The book gives an insight into how British Protectorate administrators deliberately “plundered” and disempowered Buganda Kingdom. How was this done?
The first people who visited Uganda were explorers; then missionaries. Within the missionaries, there were divisions that were planted in the country; others were advancing agenda for Protestantism, Catholicism or Islam. These were followed by proper colonial masters; starting with Captain Lugard of the IBEACO. The idea was to extract, exploit and subjugate the people so that they can serve British interests. There was forced labour and paying taxes without accountability to serve the protectorate regime. The surplus would go to Europe. During the first and second world war, our fore fathers were asked to pay to support the wars of imperialism and through dubious agreements, they would take away resources; including land. In the case of Buganda 1900 agreement, Britain took over control of over 50 percent of all the land including crown land. That is plunder. Beyond plunder, they used patronage and influence to compromise leaders of the time both in Buganda and in other parts. The military coups in Uganda didn’t start in 1971 (Idi Amin) but right from when King Mwanga was ousted from his seat (1888), also in 1953 was another military coup led by Sir Andrew Cohen who forcefully removed Muteesa and deported him to UK. The history of forceful, undemocratic and militaristic takeover of traditional governments laid a foundation for what happened later on in 1966.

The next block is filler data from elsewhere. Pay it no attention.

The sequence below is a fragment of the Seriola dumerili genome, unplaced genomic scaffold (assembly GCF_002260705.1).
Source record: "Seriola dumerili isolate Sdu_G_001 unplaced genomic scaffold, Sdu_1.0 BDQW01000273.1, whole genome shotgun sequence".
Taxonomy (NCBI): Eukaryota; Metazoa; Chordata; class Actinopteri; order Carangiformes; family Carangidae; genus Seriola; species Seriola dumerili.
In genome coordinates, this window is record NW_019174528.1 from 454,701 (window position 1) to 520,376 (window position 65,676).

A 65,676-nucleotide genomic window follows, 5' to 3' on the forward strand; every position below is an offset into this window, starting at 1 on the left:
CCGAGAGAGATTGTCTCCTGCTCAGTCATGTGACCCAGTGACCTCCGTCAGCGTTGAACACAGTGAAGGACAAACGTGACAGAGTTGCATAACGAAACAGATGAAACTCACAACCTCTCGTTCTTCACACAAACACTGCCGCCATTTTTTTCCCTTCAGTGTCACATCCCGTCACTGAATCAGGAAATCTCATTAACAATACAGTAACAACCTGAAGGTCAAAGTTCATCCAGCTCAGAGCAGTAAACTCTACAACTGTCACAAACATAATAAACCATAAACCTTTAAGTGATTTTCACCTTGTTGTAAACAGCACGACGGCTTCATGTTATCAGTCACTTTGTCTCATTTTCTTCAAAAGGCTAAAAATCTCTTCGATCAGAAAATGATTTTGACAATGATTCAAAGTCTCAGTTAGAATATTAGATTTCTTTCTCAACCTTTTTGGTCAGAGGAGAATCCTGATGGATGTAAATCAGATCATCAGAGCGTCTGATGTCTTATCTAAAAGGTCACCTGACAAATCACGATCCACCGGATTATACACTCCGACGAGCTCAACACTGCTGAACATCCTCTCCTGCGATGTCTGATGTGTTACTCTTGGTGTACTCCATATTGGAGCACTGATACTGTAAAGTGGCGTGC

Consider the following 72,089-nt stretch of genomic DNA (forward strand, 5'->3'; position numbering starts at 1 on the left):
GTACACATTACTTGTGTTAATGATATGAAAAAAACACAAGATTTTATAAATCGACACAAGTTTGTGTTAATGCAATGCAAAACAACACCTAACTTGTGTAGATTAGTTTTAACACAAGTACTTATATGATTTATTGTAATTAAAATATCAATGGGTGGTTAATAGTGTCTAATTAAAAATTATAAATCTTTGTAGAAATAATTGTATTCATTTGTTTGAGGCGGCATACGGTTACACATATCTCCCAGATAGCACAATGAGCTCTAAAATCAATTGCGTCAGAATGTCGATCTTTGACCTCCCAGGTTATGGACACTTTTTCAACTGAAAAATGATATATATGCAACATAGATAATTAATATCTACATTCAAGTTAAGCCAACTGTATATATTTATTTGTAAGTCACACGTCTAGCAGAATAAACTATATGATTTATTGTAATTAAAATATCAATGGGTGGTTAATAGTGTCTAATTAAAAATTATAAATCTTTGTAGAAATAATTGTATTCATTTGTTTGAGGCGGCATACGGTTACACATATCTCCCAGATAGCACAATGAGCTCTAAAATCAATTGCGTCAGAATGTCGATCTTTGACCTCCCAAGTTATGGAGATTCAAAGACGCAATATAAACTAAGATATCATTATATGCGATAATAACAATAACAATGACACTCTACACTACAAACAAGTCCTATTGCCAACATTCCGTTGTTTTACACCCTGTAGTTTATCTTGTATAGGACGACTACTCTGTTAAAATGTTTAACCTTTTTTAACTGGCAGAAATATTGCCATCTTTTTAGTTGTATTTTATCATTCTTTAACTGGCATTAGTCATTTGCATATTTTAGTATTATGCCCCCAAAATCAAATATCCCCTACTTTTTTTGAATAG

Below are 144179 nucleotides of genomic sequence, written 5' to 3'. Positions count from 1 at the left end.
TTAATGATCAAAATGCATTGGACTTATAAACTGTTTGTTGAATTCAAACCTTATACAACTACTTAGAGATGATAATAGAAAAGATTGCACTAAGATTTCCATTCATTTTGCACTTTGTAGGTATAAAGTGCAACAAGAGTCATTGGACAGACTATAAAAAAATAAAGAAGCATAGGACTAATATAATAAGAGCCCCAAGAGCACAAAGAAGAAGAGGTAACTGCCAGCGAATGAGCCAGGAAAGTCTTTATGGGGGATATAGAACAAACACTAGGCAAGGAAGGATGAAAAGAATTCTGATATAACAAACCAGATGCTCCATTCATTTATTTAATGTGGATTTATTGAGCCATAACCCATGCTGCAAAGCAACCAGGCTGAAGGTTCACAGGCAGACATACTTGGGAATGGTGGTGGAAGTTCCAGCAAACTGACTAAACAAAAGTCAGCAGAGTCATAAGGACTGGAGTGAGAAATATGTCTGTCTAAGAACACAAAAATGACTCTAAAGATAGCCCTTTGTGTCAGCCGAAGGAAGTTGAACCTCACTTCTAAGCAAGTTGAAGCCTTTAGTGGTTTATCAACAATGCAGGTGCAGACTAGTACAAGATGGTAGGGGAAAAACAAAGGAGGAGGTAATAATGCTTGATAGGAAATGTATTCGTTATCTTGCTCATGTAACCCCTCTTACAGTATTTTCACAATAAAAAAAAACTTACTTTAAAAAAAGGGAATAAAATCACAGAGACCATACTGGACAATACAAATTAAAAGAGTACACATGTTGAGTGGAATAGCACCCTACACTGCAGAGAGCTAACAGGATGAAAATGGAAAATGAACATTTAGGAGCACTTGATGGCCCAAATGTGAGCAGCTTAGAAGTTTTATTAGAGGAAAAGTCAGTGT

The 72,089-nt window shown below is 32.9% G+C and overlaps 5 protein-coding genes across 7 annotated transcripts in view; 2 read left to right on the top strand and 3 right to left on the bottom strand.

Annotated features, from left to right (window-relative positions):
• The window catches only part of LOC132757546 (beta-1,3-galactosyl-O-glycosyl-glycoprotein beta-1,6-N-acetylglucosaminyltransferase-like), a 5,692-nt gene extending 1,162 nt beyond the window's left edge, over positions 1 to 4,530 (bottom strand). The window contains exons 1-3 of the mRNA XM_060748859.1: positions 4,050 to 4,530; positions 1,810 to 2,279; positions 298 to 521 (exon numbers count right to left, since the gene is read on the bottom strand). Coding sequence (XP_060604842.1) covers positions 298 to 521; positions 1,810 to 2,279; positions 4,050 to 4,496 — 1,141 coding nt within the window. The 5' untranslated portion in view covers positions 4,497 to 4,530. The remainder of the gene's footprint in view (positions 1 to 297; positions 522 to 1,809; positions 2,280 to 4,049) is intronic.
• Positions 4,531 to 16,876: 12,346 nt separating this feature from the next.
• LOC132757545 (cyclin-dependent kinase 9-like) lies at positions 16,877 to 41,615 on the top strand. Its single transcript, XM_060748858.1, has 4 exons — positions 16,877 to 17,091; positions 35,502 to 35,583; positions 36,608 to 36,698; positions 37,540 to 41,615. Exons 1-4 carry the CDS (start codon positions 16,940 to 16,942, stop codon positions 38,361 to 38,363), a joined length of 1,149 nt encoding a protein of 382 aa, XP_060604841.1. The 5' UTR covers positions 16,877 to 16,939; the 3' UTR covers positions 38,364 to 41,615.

What impact has patronage, plunder and protectionism had on Buganda’s political and economic standing to date?
I make the case that when the British first came to Buganda, they were amazed at the level of organisation as a society with some form of government, a leader with the Lukiiko or council was quite impressive at the time. Buganda had people in different fields and the society was on a move. However, by the time the British left, Baganda were on their knees because, all over sudden, we were incorporated in the new thing called Uganda where everybody looked at us as a threat and vice versa. Before we knew it, the Buganda kingdom was abolished in 1967. The kingdom that was on the rise was down. That is why we are still struggling to re-energise and rebuild as a kingdom.
Buganda wants back its expropriated assets and progress was made with the 2013 Ebyaffe agreement. What opportunities does the agreement present to the kingdom in this struggle?